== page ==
Former Bank of Japan (BoJ) board member, Makoto Sakurai, has said that the fall in bond yields and more stable yen gives incoming governor Kazuo Ueda time to consider modifications to yield curve control. However, no change is to be expected before July as policymakers monitor global growth and Japanese wage negotiations. “The new governor Ueda well knows that he will lose everything if quick action spoils the economy and prices… The most important issue is how Japan’s economy and wages develop in the coming months and their outlook,” said Sakurai, underscoring the influential role wage negotiations will have in shaping the BOJ’s thinking on whether the 2% inflation target can be achieved in a stable and sustainable manner.
Sakurai’s point is key – wage negotiations will have a significant influence on Japan’s economy in the short and long term, particularly in light of the BOJ’s labour shortage. The unemployment rate stands at its lowest level in 25 years, prompting companies to offer higher wages in a more competitive atmosphere. Wage negotiations typically begin in March and April, providing the BOJ with insight on the scale of wage growth it can anticipate. However, the outlook is unclear with several major companies having already delayed wage negotiations until after the government’s labour campaign in June.
The absence of a clear driving force behind the recent rally in Japanese stocks has led Goldman Sachs to suggest it is driven more by accumulated capital within the country’s pension scheme than by economic fundamentals. According to Bloomberg, the plan has an estimated ¥137tn ($1.2tn), of which only a small amount has been invested in equities; a report from Itochu Pension System has suggested that if all of Japan’s pension funds allocated the minimum mandated 25% of assets to stocks, it could boost the stock market’s value by around $400bn.
In other markets, China’s economy is evidently strengthening, with Q4 2016 GDP coming in at +6.8% YoY, up from Q3’s 6.7%. Quarterly growth was also up from 1.8% in Q3 to 1.9% in Q4; the first time the economy has seen growth accelerate for two consecutive quarters since 2015. Whilst concerns remain around China’s debt pile, it is worth noting that investment as a share of GDP fell to 43.1% in 2016, from 45.9% in 2015, and is projected to fall further this year according to Nomura.
The election of Donald Trump and his protectionist agenda has undoubtedly raised the idea of major corporations returning production capacity to the US. However, Goldman Sachs believes these claims are misplaced, stating that offshoring to Mexico “is not happening to the degree that has been claimed in the political discourse”. From the period of 2000-2004, offshoring trended upward, but has since stabilised, with 2013-2015 averaging at 1,200 jobs per month – a rate that continues today. Offshoring to China peaked in 2005, but has now declined to fewer than 2,000 jobs per month. Furthermore, around 75% of the offshoring to Mexico goes to industries that will grow regardless of Trump’s policies.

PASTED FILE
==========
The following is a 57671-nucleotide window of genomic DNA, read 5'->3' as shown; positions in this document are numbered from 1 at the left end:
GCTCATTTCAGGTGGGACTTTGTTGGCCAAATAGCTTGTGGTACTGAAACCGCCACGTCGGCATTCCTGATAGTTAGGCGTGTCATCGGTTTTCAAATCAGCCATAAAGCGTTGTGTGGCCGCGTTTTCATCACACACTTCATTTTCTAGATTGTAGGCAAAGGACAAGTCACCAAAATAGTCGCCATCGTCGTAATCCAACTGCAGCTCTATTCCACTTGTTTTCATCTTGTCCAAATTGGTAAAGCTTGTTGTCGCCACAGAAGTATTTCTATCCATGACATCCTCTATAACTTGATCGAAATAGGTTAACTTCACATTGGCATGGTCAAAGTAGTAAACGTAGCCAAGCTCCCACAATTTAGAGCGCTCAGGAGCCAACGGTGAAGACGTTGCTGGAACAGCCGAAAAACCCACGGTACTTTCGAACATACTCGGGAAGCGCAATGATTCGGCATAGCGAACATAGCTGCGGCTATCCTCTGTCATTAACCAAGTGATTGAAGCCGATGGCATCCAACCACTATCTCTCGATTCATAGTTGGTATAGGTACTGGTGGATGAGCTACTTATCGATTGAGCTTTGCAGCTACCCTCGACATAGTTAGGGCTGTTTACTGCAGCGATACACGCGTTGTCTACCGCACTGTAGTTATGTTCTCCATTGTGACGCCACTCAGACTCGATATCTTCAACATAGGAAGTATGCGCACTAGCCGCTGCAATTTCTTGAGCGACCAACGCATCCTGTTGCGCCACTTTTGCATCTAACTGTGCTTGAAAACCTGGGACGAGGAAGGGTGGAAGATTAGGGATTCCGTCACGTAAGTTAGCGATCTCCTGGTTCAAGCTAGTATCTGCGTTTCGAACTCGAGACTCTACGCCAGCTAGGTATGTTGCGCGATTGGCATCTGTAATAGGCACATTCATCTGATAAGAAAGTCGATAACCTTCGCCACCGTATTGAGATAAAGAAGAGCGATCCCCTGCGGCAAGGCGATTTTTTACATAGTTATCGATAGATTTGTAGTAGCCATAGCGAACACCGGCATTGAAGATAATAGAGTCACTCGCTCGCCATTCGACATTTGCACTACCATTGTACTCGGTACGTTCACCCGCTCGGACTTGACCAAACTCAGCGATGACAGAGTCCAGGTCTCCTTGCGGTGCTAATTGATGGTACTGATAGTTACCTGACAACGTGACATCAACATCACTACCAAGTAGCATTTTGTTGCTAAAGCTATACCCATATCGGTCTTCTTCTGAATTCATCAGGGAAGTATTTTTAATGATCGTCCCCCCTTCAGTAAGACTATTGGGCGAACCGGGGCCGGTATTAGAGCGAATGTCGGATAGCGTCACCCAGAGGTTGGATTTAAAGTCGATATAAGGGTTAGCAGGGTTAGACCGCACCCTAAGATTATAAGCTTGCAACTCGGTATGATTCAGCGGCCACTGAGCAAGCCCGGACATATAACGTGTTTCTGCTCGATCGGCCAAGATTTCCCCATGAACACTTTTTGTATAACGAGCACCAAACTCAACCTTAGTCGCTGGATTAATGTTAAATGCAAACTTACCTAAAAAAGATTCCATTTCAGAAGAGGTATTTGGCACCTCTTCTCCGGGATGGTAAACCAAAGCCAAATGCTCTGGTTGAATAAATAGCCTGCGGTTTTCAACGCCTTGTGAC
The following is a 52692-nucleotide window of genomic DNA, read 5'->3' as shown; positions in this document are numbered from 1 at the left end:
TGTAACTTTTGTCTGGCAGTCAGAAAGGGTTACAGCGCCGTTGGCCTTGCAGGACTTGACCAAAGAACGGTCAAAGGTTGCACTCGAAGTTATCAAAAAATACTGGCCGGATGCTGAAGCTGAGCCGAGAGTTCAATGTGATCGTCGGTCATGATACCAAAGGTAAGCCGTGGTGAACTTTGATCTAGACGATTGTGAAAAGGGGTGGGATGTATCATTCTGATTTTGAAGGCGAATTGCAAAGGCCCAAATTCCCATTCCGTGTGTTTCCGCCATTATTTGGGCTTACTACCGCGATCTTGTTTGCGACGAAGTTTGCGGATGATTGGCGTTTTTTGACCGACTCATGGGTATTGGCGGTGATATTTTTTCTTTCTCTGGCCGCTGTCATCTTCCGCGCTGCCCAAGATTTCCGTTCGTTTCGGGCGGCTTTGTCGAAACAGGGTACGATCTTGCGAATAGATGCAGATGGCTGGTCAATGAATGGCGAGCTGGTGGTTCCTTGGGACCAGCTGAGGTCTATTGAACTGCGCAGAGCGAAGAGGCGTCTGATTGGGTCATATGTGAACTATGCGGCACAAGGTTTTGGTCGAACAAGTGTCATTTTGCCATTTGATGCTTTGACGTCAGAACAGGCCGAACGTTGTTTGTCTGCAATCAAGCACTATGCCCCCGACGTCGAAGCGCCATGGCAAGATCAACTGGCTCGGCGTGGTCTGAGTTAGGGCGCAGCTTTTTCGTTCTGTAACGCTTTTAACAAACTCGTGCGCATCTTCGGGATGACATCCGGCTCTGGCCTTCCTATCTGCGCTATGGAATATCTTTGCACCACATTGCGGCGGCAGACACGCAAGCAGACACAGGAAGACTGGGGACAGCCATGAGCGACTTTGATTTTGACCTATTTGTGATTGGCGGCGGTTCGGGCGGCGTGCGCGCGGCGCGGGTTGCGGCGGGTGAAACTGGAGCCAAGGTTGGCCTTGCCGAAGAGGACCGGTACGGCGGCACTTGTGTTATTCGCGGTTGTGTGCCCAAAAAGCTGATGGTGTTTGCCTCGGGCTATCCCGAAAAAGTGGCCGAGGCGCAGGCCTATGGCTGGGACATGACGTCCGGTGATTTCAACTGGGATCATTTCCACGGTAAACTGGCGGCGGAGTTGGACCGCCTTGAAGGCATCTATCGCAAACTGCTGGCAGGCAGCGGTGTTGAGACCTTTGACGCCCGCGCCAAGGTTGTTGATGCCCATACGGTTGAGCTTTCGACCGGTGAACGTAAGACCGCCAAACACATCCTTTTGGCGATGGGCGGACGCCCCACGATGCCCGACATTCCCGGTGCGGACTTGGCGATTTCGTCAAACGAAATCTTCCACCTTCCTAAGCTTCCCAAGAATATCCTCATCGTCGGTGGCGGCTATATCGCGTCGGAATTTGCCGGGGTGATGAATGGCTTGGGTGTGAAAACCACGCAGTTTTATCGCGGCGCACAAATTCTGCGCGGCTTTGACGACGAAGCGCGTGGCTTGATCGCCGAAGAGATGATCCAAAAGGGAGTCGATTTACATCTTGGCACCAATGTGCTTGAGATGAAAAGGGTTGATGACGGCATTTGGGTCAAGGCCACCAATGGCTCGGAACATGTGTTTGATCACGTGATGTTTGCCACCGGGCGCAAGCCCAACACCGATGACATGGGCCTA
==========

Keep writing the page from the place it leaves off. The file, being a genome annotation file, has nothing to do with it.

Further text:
Meanwhile, trade relations between the US and China could soon be tested; having accused China of manipulating its currency during his campaign, concerns resurfaced after China’s annual growth data encouraged renminbi buyers. Trump and his incoming Treasury Secretary, Steven Mnuchin, are expected to pressure China on currency and trade as soon as the latter’s appointment is confirmed. Mnuchin has criticised the currency manipulation charge, stating that it will not be his first choice of method to increase US exports.
Donald Trump, however, could be extremely supportive of infrastructure, as well as the banks that will finance and benefit from it, according to a report from Citigroup. Jeffrey Aronson, principal at Centerbridge Partners, suggests, “if deregulation gives a big enough stimulative effect, we’re going to see a very strong economy… then Trump can safely say he’s going to raise interest rates in order to head off inflation. Folks at the Fed will be very happy.” That said, government spending could increase the US deficit, leading to sustained increases in US interest rates, posing a risk to the economy.
Emerging market equities have proven to be a popular target with investors in 2017, with the MSCI EM index more than doubling the performance of the Nasdaq Composite Year-to-Date, with a 5.5% vs 2.5% gain. In addition, consumer staple stocks have outperformed the S&P 500, climbing 4.5%, compared with 1.6% for the index. Factors behind this success include the resurgence of the dollar, the stabilising of commodity prices and the prospect of Trump’s infrastructure boost. However, there is reportedly some overheating in the Indian stock market – the rally is primarily driven by domestic liquidity as foreign investors have invested less than $1bn in the last five months – and the threat of China tightening capital controls could have ramifications for larger emerging markets too.